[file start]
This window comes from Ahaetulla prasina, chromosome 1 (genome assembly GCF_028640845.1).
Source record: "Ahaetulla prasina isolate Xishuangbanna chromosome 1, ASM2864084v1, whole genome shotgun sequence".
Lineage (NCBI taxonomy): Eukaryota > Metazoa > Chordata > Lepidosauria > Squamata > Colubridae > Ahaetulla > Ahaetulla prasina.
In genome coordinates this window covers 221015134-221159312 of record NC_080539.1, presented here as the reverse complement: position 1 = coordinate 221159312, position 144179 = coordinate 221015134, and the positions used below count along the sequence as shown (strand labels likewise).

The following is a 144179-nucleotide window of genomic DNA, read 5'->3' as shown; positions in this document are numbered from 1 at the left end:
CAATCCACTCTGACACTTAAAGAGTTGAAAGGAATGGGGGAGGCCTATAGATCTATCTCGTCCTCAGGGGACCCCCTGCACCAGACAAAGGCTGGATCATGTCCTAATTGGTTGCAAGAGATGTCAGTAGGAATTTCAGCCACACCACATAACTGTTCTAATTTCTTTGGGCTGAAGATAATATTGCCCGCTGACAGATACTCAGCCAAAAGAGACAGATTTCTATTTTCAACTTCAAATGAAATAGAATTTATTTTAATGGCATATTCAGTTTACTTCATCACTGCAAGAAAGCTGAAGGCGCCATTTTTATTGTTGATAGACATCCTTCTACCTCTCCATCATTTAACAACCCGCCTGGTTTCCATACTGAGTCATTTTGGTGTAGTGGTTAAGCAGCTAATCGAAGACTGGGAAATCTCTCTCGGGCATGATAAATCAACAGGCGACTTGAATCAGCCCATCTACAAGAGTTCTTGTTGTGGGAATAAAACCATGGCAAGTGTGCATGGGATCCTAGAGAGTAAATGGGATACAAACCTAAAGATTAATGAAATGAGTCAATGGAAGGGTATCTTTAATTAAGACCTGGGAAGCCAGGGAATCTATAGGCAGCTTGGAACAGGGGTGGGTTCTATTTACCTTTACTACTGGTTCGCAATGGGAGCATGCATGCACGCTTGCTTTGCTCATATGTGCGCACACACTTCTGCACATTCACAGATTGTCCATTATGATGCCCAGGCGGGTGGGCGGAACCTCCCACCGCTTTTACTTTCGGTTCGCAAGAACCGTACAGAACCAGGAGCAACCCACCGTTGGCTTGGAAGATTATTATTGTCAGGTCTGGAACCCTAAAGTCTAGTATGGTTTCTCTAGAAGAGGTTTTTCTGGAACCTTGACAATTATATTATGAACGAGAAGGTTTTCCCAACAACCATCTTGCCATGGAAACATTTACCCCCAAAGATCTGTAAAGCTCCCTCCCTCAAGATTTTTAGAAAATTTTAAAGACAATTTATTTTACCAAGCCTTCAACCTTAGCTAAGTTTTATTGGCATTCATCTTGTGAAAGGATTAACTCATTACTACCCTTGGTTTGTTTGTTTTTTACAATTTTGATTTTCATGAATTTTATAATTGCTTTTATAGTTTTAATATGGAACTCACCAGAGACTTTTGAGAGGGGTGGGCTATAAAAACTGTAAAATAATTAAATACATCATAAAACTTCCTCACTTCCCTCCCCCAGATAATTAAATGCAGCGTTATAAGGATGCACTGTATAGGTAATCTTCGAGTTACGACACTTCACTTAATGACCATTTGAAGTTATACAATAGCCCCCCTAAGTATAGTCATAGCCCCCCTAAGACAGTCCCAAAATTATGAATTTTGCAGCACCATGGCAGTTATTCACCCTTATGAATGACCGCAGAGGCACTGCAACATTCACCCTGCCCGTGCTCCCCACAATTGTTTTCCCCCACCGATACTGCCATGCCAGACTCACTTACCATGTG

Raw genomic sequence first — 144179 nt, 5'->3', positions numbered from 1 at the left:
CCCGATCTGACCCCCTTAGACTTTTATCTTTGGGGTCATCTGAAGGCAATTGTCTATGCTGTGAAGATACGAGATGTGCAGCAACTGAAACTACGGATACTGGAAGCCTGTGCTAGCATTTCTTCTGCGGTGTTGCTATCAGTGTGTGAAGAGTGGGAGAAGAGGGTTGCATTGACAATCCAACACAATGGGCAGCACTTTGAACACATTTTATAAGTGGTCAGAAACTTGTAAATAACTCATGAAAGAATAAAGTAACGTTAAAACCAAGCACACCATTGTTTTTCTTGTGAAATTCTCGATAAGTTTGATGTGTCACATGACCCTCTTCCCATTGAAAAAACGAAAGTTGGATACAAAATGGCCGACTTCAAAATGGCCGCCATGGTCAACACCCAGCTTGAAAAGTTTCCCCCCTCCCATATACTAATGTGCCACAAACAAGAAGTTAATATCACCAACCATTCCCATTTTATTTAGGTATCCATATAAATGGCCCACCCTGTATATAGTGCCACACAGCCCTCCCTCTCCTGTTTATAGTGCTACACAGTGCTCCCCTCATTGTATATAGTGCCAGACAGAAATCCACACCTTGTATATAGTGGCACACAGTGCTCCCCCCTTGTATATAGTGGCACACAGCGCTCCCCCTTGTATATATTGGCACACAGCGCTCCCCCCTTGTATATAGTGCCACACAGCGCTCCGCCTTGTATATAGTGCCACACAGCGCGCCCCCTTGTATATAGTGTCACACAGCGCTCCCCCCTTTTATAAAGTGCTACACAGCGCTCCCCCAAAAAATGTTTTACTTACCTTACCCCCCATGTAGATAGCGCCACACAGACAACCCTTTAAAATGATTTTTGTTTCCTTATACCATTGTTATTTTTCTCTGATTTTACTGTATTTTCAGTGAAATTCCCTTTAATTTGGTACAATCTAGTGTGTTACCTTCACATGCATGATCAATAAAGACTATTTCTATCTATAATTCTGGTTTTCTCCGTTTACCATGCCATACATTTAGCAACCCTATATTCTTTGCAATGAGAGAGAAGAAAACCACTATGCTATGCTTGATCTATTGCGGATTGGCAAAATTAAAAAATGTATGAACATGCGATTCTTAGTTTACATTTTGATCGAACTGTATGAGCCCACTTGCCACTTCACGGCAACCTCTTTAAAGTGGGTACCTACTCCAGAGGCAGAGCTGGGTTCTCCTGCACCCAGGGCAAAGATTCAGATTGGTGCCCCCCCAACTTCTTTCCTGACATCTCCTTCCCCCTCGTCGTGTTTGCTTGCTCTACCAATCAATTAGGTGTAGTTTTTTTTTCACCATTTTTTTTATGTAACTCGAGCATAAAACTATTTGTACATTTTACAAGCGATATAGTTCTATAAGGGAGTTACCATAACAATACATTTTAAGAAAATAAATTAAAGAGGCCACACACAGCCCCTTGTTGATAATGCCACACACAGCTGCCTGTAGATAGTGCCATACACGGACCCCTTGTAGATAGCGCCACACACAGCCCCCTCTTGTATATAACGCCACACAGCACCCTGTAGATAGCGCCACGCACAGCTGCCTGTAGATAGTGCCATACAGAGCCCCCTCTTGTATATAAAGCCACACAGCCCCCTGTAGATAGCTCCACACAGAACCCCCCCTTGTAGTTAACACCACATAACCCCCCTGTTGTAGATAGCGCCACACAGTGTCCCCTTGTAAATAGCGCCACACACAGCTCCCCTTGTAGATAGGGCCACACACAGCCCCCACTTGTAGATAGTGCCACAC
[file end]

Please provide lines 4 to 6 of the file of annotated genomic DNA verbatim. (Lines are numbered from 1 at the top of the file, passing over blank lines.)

In genome coordinates this window covers 221015134-221159312 of record NC_080539.1, presented here as the reverse complement: position 1 = coordinate 221159312, position 144179 = coordinate 221015134, and the positions used below count along the sequence as shown (strand labels likewise).

The following is a 144179-nucleotide window of genomic DNA, read 5'->3' as shown; positions in this document are numbered from 1 at the left end:
CAATCCACTCTGACACTTAAAGAGTTGAAAGGAATGGGGGAGGCCTATAGATCTATCTCGTCCTCAGGGGACCCCCTGCACCAGACAAAGGCTGGATCATGTCCTAATTGGTTGCAAGAGATGTCAGTAGGAATTTCAGCCACACCACATAACTGTTCTAATTTCTTTGGGCTGAAGATAATATTGCCCGCTGACAGATACTCAGCCAAAAGAGACAGATTTCTATTTTCAACTTCAAATGAAATAGAATTTATTTTAATGGCATATTCAGTTTACTTCATCACTGCAAGAAAGCTGAAGGCGCCATTTTTATTGTTGATAGACATCCTTCTACCTCTCCATCATTTAACAACCCGCCTGGTTTCCATACTGAGTCATTTTGGTGTAGTGGTTAAGCAGCTAATCGAAGACTGGGAAATCTCTCTCGGGCATGATAAATCAACAGGCGACTTGAATCAGCCCATCTACAAGAGTTCTTGTTGTGGGAATAAAACCATGGCAAGTGTGCATGGGATCCTAGAGAGTAAATGGGATACAAACCTAAAGATTAATGAAATGAGTCAATGGAAGGGTATCTTTAATTAAGACCTGGGAAGCCAGGGAATCTATAGGCAGCTTGGAACAGGGGTGGGTTCTATTTACCTTTACTACTGGTTCGCAATGGGAGCATGCATGCACGCTTGCTTTGCTCATATGTGCGCACACACTTCTGCACATTCACAGATTGTCCATTATGATGCCCAGGCGGGTGGGCGGAACCTCCCACCGCTTTTACTTTCGGTTCGCAAGAACCGTACAGAACCAGGAGCAACCCACCGTTGGCTTGGAAGATTATTATTGTCAGGTCTGGAACCCTAAAGTCTAGTATGGTTTCTCTAGAAGAGGTTTTTCTGGAACCTTGACAATTATATTATGAACGAGAAGGTTTTCCCAACAACCATCTTGCCATGGAAACATTTACCCCCAAAGATCTGTAAAGCTCCCTCCCTCAAGATTTTTAGAAAATTTTAAAGACAATTTATTTTACCAAGCCTTCAACCTTAGCTAAGTTTTATTGGCATTCATCTTGTGAAAGGATTAACTCATTACTACCCTTGGTTTGTTTGTTTTTTACAATTTTGATTTTCATGAATTTTATAATTGCTTTTATAGTTTTAATATGGAACTCACCAGAGACTTTTGAGAGGGGTGGGCTATAAAAACTGTAAAATAATTAAATACATCATAAAACTTCCTCACTTCCCTCCCCCAGATAATTAAATGCAGCGTTATAAGGATGCACTGTATAGGTAATCTTCGAGTTACGACACTTCACTTAATGACCATTTGAAGTTATACAATAGCCCCCCTAAGTATAGTCATAGCCCCCCTAAGACAGTCCCAAAATTATGAATTTTGCAGCACCATGGCAGTTATTCACCCTTATGAATGACCGCAGAGGCACTGCAACATTCACCCTGCCCGTGCTCCCCACAATTGTTTTCCCCCACCGATACTGCCATGCCAGACTCACTTACCATGTG